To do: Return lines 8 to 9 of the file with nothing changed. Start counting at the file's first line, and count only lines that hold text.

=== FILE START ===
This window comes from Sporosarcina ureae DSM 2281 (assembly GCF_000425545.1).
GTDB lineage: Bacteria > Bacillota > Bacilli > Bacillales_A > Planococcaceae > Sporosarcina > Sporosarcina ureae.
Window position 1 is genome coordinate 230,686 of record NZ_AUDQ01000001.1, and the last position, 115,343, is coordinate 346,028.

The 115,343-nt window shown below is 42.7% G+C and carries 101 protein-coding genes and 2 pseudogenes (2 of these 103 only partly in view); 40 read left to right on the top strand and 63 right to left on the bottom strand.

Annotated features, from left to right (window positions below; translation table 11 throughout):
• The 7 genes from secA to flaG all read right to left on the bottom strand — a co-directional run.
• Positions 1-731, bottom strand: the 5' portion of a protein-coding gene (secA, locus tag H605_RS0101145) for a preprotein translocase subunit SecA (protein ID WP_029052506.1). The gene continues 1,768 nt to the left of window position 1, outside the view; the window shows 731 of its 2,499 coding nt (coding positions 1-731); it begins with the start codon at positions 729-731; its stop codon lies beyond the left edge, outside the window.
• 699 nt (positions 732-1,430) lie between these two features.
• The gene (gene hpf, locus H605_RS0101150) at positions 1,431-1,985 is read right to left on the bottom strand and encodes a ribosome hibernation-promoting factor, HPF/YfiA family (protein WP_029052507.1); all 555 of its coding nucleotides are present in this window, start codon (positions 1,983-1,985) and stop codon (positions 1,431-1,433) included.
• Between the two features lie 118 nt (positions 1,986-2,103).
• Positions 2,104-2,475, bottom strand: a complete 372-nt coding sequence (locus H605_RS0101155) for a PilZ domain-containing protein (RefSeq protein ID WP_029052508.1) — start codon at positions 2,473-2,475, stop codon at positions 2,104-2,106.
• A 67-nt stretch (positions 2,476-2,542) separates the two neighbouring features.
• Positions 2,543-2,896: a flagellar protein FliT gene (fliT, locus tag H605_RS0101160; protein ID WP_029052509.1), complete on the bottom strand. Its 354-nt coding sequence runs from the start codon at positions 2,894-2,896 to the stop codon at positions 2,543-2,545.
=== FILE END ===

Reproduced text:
• 699 nt (positions 732-1,430) lie between these two features.
• The gene (gene hpf, locus H605_RS0101150) at positions 1,431-1,985 is read right to left on the bottom strand and encodes a ribosome hibernation-promoting factor, HPF/YfiA family (protein WP_029052507.1); all 555 of its coding nucleotides are present in this window, start codon (positions 1,983-1,985) and stop codon (positions 1,431-1,433) included.